The Chone Figgins era — a three-year period of unmet expectations, mutual frustration and lack of production — came to an end in Seattle on Tuesday night when the Mariners designated him for assignment.
It effectively ended a relationship with the 34-year old utilityman that resulted in nothing more than millions of dollars spent by the Mariners and very little in return from Figgins.
With 40-man rosters needing to be finalized by 9 p.m. and a few valuable prospects not on the 40-man roster who were at risk of being claimed by other teams in the upcoming Rule 5 draft, the Mariners needed to create space.
Figgins was a necessary casualty.
“We had to make a decision to move on,” general manager Jack Zduriencik said via conference call Tuesday evening. “He’s been here for three years, and it didn’t work out like we hoped or he hoped.”
Because Figgins is still under contract for the 2013 season, the Mariners will pay him $8 million despite getting rid of him.
“I spoke to Chone a little while ago and wished him the best,” Zduriencik said. “He was very appreciative of his time here in Seattle. He understands it was time to turn the page and move forward.”
Figgins was Zduriencik’s first big free agent signing. It was a disaster almost from the start.
Figgins was coming off an impressive 2009 season with the Los Angeles Angels, hitting .298 with a .395 on-base percentage, 72 runs and 34 stolen bases. Zduriencik signed him to a four-year, $36 million contract to play third base and hit behind Ichiro Suzuki atop the lineup to give the Mariners a 1-2 speed punch.
Instead, Figgins never figured out how to hit behind Ichiro — or in a Mariners uniform. He struggled immediately, groused about being demoted in the batting order and got in a dugout altercation with then-manager Don Wakamatsu after being benched. He hit .235 in the first half of the 2010 season. He pushed his batting average to .259 by the end by hitting .286 in the second half, but still finished the season with a relatively low .340 on-base percentage and 114 strikeouts.
Hopes of a 2011 rebound diminished quickly. Figgins hit .214 in the first month of the season and saw his playing time steadily dwindle. By August, the Mariners had placed him on the disabled list and left him there.
The organization last season tried to salvage something from Figgins, naming him starting third baseman and moving him back to the leadoff spot — a place where he saw success with the Angels.
The move didn’t matter.
Figgins hit .209 with a .274 on-base percentage and 24 strikeouts in the first 23 games. He was supplanted by Kyle Seager at third base and never saw consistent playing time again. In the second half of the season, he appeared in 15 games and started seven.
Figgins appeared in 303 games for the Mariners over three seasons and hit .227 with a .290 on-base percentage.
How did it all go so very wrong? “Anybody out there’s guess would be as good as mine,” Zduriencik said. “At the time of the signing, it looked like it would be the right thing for all of us.”
Instead, Figgins became a symbol for the Mariners’ offensive ineptness, routinely drawing boos from dwindling Safeco Field crowds.
By the middle of last season, the consternation surrounding Figgins for being on the roster magnified. Some Mariners fans were ready for him to be removed from the team. The Mariners ownership kept him in hopes of salvaging something with a trade.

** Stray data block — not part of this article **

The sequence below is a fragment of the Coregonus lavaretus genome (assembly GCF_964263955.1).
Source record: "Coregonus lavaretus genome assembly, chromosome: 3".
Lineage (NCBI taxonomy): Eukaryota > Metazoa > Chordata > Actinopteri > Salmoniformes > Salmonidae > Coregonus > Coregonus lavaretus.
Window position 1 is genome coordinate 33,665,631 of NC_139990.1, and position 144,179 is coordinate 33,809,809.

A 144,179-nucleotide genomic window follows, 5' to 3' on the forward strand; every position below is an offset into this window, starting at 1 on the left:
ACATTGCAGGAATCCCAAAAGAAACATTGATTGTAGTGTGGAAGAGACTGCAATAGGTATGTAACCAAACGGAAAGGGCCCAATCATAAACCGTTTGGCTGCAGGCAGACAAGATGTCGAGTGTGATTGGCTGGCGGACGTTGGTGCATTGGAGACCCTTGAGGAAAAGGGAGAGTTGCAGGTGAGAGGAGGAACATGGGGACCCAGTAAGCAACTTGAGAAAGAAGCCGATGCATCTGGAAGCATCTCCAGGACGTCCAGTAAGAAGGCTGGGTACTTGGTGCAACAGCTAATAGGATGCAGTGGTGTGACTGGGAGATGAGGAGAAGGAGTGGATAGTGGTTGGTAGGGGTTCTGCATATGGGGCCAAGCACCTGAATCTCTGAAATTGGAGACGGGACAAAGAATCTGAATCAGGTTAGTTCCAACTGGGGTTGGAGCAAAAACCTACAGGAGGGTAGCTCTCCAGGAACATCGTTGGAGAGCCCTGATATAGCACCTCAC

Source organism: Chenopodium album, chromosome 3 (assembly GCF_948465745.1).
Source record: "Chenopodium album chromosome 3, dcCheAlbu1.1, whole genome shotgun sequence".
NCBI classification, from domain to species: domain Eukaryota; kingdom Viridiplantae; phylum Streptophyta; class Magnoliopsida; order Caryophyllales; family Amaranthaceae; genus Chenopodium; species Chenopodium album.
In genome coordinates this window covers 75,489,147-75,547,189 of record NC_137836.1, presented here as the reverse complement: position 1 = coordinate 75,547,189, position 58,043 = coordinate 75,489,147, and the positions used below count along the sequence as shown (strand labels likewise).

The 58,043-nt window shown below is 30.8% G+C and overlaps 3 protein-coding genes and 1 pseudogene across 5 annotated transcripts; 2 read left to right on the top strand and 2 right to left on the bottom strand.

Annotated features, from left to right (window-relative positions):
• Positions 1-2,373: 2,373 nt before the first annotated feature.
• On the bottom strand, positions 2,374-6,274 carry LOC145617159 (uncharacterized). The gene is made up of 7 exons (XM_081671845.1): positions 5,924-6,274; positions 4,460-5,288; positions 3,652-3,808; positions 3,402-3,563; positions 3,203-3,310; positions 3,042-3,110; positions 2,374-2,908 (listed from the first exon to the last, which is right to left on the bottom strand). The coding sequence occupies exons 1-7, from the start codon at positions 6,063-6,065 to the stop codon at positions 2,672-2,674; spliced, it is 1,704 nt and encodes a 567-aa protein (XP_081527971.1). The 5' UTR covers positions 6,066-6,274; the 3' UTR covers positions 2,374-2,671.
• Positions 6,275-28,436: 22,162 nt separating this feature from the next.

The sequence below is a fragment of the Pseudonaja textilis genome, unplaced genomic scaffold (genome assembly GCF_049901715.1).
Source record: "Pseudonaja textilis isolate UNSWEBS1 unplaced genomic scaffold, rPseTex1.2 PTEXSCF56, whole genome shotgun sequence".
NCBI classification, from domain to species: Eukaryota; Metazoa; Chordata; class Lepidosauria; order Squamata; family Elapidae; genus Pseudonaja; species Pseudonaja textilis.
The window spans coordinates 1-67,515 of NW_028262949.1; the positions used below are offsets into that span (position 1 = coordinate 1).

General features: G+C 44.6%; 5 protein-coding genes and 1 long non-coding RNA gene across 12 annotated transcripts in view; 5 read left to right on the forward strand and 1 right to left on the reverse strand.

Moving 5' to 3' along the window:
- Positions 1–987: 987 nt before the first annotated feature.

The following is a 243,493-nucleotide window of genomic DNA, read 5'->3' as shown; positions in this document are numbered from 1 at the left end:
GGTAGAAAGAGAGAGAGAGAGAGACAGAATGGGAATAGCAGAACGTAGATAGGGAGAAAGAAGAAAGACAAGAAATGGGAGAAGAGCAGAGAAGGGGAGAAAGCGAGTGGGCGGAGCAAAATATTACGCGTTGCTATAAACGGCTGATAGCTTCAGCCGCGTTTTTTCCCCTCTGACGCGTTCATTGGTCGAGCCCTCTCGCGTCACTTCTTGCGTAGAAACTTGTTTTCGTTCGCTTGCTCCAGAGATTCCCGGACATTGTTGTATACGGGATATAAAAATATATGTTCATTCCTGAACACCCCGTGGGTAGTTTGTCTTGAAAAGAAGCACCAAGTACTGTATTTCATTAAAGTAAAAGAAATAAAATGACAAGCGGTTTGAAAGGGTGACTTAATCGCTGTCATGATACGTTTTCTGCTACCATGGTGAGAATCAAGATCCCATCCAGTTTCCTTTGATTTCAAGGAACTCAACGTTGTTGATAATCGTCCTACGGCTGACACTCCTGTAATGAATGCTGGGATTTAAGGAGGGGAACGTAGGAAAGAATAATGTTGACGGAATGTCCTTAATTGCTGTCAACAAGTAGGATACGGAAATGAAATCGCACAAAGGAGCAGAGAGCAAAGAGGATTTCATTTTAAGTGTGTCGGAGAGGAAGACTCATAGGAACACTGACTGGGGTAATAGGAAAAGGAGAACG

But it became apparent this offseason — like it was last season — Figgins had basically no value to other teams.
“I talked to many clubs and I had a lot of calls,” Zduriencik said. “There was some curiosity. But I didn’t have anyone say they would take him.”
The Mariners also made a minor trade Tuesday, sending outfielder Trayvon Robinson to the Baltimore Orioles in exchange for infielder Robert Andino.
Zduriencik called it a “trade for need.” Andino, who can play second, third and shortstop, fills the need for a back-up utility player. He hit .211 with 41 runs, 13 doubles, seven home runs and 28 RBI in 127 games for Baltimore as a utility player.
Robinson played in 46 games – 39 starts – for the Mariners this past season, hitting .221 with 16 runs, three homers and 12 RBI.
The Mariners also designated for assignment outfielder Scott Cousins. Cousins, who was claimed off of waivers a few weeks ago, never put on a uniform.
With five open spots, the Mariners added five players to their 40-man roster: pitchers Anthony Fernandez, Brandon Maurer and Bobby LaFromboise, infielder Vinnie Catricala and outfielder Julio Morban.
The lefty LaFromboise was named the Tacoma Rainiers’ pitcher of the year, going 5-2 with four saves and a 1.59 ERA in 28 relief appearances. Maurer, a hard-throwing right-hander, was named the Southern League’s most outstanding pitcher and the Mariners’ most improved pitcher, after going 9-2 with a 3.20 ERA in 24 starts with Double-A Jackson. He struck out 117 and walked 48 over 1372/3 innings. Fernandez, another lefty, went 6-8 with a 3.51 ERA in a combined 27 starts between in Class A High Desert and Double-A Jackson.
Catricala earned Mariners minor league player of the year honors in 2011 after hitting .349 with 77 extra-base hits and 106 RBI between High Desert and Jackson. He spent this season with Tacoma and struggled, hitting .229 with 23 doubles and 10 home runs in 122 games for the Rainiers. The 20-year-old Morban hit .313 with 17 homers and 52 RBI in 76 games with High Desert. He played in 82 games, with three trips to the DL.Ryan Divish: 253-597-8483 ryan.divish@ thenewstribune.com